US 4645871 A
In a system in which data between a master and remote location is encrypted by using the DES algorithm, the status of security devices at the remote location is monitored from a centralized security station. A message indicative of the status of the security devices is used to generate an initializing vector (IV). This IV is then used to encrypt the data from the remote to the master.
1. In a system for interchanging messages between a remote terminal at a first location and a master terminal at a second location, said messages being encoded by using the Data Encryption Standard, a method of monitoring the status of security devices disposed at said first location by a display device disposed at said second location comprising:
sensing the status of said security devices at said first location;
generating an initializing vector indicative of said status at said first location;
receiving plain text data from said remote terminal at said first location;
encoding plain text data in accordance with said initializing vector to generate encoded data without adding any data signals indicative of said status to said plain text encoded data;
transmitting the encoded data and said initializing vector from said first to said second location;
receiving said encoded data and said initializing vector at said second location;
decoding the initialization vector to generate a received security message for said display device; and
decoding said encoded data in accordance with said initializing vector to generate received plain text data whereby said plain text data contains no information regarding the status of said security devices.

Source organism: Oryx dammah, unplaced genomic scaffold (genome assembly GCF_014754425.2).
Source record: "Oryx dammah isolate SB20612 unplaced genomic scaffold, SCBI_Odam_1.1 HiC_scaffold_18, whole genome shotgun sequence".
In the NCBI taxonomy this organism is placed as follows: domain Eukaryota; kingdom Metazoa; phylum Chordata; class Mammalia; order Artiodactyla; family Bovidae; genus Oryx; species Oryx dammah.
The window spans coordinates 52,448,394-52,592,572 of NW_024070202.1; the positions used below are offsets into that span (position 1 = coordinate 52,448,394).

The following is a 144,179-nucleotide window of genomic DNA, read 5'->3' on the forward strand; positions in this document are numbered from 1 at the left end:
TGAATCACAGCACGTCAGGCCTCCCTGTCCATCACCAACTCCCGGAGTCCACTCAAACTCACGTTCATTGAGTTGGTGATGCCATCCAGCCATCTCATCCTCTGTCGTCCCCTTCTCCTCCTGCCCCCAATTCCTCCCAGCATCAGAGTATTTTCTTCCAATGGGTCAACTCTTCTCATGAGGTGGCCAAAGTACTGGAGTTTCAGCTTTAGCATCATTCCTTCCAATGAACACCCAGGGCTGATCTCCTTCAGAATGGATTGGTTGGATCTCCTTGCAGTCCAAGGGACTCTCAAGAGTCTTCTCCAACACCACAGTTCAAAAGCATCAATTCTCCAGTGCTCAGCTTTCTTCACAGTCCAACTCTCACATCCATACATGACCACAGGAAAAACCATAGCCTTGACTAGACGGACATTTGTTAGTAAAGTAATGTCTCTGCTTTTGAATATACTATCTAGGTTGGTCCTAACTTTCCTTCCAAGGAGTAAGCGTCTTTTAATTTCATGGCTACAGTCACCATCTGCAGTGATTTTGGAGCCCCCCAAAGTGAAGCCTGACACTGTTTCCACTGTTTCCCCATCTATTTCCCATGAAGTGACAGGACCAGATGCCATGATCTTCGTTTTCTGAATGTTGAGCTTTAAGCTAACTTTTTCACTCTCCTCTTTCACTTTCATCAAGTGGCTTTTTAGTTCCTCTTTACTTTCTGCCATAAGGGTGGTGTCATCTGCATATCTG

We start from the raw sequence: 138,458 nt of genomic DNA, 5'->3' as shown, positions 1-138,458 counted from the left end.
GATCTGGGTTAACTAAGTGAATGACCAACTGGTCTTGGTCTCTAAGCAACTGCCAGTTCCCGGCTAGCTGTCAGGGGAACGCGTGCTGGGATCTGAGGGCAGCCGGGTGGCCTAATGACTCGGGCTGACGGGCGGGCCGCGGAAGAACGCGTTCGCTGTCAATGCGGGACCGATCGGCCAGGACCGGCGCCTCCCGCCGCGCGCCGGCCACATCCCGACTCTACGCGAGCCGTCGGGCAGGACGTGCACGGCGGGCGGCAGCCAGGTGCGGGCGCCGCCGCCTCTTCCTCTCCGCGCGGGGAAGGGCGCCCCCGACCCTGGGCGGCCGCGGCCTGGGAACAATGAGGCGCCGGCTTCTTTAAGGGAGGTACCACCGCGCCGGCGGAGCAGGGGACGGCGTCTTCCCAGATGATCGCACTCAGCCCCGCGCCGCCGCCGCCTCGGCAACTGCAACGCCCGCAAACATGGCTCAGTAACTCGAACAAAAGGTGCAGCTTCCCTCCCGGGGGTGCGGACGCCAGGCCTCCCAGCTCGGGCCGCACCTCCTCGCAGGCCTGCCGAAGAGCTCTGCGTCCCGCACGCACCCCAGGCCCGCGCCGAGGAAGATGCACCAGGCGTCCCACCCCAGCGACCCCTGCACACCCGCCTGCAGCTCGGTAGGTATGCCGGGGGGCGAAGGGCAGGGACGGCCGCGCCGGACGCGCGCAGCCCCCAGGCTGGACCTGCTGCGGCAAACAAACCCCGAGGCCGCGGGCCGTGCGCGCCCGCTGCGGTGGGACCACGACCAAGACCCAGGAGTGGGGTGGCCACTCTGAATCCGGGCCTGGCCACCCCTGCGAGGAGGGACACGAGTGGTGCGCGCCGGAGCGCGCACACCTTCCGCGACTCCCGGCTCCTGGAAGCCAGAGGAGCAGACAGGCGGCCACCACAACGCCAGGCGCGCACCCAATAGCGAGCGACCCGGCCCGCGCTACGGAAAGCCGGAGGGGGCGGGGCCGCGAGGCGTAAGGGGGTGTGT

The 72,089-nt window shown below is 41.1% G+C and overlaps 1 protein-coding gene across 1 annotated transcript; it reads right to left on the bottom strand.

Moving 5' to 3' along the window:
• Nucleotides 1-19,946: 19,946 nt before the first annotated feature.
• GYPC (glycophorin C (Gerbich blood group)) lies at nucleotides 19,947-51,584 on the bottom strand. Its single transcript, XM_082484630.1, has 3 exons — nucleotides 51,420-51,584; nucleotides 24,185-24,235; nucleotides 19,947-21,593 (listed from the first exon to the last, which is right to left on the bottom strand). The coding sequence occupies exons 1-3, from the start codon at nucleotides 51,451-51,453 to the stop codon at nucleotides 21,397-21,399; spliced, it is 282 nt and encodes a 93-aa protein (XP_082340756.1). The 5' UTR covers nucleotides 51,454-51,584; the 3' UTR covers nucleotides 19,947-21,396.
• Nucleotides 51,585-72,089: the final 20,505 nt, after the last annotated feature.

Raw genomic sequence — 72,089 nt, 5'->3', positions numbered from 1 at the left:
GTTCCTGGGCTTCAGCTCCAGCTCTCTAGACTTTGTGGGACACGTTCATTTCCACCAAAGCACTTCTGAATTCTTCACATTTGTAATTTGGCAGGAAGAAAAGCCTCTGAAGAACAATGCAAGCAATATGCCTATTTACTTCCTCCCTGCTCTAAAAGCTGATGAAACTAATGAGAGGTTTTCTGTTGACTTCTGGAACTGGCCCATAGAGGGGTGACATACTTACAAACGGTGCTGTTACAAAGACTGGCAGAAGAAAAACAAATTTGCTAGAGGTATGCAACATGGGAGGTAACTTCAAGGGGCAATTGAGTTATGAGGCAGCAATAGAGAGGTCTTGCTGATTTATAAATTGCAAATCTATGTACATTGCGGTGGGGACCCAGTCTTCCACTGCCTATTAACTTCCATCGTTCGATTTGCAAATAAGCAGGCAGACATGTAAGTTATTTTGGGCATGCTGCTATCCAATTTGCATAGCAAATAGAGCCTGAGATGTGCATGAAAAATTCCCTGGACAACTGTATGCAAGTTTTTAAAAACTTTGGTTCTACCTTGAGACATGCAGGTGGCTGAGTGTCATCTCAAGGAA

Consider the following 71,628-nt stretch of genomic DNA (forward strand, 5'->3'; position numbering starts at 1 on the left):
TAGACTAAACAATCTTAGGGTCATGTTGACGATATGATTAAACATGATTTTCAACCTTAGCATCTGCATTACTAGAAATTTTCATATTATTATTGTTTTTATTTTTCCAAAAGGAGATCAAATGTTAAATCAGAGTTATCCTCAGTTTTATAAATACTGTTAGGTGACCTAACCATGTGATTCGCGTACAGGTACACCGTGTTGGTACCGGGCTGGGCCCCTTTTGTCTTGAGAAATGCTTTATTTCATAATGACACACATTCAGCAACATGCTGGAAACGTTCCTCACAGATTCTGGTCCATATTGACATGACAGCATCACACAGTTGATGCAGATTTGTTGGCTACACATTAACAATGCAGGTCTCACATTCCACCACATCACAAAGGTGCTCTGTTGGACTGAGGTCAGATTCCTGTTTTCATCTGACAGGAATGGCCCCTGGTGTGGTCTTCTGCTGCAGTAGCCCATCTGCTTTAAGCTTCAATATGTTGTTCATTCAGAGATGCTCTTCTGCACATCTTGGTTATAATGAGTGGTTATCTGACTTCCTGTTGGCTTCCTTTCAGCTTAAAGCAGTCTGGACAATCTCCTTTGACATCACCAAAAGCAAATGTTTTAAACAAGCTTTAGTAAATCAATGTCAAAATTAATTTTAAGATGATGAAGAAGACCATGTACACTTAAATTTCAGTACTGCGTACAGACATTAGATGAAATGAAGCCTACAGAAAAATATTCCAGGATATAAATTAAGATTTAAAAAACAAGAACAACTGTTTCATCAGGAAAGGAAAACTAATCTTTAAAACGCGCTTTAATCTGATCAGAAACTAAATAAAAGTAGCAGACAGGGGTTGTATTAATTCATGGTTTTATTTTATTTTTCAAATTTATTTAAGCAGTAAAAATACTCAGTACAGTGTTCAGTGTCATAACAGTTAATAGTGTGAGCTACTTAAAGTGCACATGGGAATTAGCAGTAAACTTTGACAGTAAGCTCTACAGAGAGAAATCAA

a. Field of Invention
This invention pertains to a method of monitoring the status of several remote data transmission equipment locations from a master location using the Data Encryption Standard (DES).
b. Description of the Prior Art
Encryption devices are frequently located within some physically secure enclosure such as a branch bank or an automatic teller machine. Physical security is also necessary merely to restrict access to the plain text data output from the encryption device. If this location is unattended, then it is likely that an alarm system is installed, and the status of the alarms is sent to a central monitoring facility over some exposed transmission medium such as common telephone lines. The lines used for this are generally separate from the lines used for normal data communications. A person wishing to gain unauthorized and undetected access must first defeat the remote alarm reporting system before breaking in. In an unprotected alarm reporting system this may be done simply by intercepting the alarm messages and, if necessary, replacing them with "all is well" messages. Encryption of the status messages in a secret key makes it impossible to use this approach.